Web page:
"Rivers are important in themselves, being associated in Celtic tradition with fertility and with deities such as the divine mothers and the sacred bulls, concerned with the fundamental aspect of life.
"Gaul provides numerous examples of the association of divine beings with streams and rivers and with the springs at their source,
"The Celtic mother-goddesses, who frequently also function in the role of war-goddesses and prognosticators, have a widespread association with water."
She quotes the example of the river Marne "taking its name from that of the Gaulish Matrona, 'Divine Mother'. No doubt there was at one time a cult legend in circulation associating the Mother with the river, which became the physical personification of the goddess, mirroring her own supernatural forces-strength, the powers of desruction, fertility."
In addition to rivers, stream and lakes being presided over by a guardian Goddess we know that wells and springs also have similar associations.
The amateur historian Alistair Moffat writing in his Arthur and the Lost Kingdoms makes the interesting observation that the oldest river names in Britain tend to begin with the letter 'T', eg the Thames, Tees, Tyne, Tweed and Tay. He explains that "this is because they were named by people who walked across the North Sea to Britain" and "Each time a band of these people came to a large river they called it the same thing: tavas is a Sanskrit root which means 'to surge'. All the names of the 'T' rivers come from the same word." He also makes reference to Tacitus calling the river Tay 'Tanaus' or 'Taus' which he believes is a "much clearer echo of the Sanskrit".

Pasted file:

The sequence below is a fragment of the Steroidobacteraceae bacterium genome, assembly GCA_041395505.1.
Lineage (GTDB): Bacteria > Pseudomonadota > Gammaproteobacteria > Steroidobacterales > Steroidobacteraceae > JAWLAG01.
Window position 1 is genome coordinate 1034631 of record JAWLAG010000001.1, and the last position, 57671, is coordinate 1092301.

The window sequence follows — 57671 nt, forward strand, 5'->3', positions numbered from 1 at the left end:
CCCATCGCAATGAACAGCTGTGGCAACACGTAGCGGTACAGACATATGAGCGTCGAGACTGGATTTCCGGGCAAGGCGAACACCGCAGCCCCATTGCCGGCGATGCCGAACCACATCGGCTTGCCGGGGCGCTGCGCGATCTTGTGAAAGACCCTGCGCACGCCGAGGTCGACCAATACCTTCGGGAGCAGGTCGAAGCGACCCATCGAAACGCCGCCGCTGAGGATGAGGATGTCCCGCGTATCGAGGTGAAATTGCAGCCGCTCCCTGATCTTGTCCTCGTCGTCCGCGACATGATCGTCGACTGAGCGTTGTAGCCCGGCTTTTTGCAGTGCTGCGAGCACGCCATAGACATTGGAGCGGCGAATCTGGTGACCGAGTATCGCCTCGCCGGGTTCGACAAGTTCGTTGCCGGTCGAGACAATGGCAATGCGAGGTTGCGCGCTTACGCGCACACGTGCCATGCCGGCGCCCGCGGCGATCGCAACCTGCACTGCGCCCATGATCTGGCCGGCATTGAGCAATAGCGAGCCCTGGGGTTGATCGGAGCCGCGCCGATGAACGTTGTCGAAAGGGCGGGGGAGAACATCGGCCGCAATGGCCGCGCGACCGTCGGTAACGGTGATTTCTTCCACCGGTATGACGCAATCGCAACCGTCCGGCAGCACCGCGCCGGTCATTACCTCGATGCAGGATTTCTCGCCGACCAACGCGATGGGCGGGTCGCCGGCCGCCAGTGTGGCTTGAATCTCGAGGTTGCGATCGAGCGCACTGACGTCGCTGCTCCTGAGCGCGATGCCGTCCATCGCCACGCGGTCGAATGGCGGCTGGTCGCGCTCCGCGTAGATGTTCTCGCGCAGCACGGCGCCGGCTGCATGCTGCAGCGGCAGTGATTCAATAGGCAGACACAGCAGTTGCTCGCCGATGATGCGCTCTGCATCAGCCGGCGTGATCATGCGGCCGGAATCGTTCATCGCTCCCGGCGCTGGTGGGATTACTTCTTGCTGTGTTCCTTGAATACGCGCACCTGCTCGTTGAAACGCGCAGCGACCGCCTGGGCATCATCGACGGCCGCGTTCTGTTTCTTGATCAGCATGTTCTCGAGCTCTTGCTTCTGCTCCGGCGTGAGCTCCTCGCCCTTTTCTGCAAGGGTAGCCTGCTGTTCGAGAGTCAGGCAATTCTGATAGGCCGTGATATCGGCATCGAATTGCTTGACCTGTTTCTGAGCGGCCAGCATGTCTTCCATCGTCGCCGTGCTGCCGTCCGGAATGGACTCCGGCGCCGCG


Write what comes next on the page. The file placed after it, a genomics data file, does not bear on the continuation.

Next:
The inescapable conclusion which the author and we must come to is that "after the last Ice Age Britain was first populated by a people who spoke an Indo-European language but were not yet Celts". This is also a realisation that I came to a few years ago when reasearching the Indo-European (but not 'Celtic') origins of Phases II and III of Stonehenge.
The river Goddess is not only a protectress of our tribal lands but also acts a divine mother for her folc. We have an example of this in the Goddess Nerthus. (See Germania 40). The Angles were noted for their veneration of Nerthus, Mother Earth:
"Then come the Reudigni, the Aviones, the Anglii, the Varini, the Eudoses, the Suarines, and the Nuitones, defended by rivers or woods. There is nothing noteworthy about them individually, except that collectively they worship Nerthus, or Mother Earth, and believe that she takes part in human affairs and rides among the peoples." (Rives)
"After them come the Reudigni, Aviones, Anglii, Varini, Eudoses, Suarines, and Nuitones, all of them safe behind ramparts of rivers and woods. There is nothing noteworthy about these tribes individually, but they share a common worship of Nerthus, or Mother Earth. They believe that she takes part in human affairs, riding in a chariot among her people." (Mattingley, Handford)
The significance of rivers is that they are part of a vast circulatory system, not unlike the human body with its veins and arteries except they pump water around not blood, for the benefit of us all. However blood is often likened unto water spiritually and both are needful to us. This circulation of the waters reminds me of the great Eternal Return and the waters of the rivers flow out to the seas to return to us again.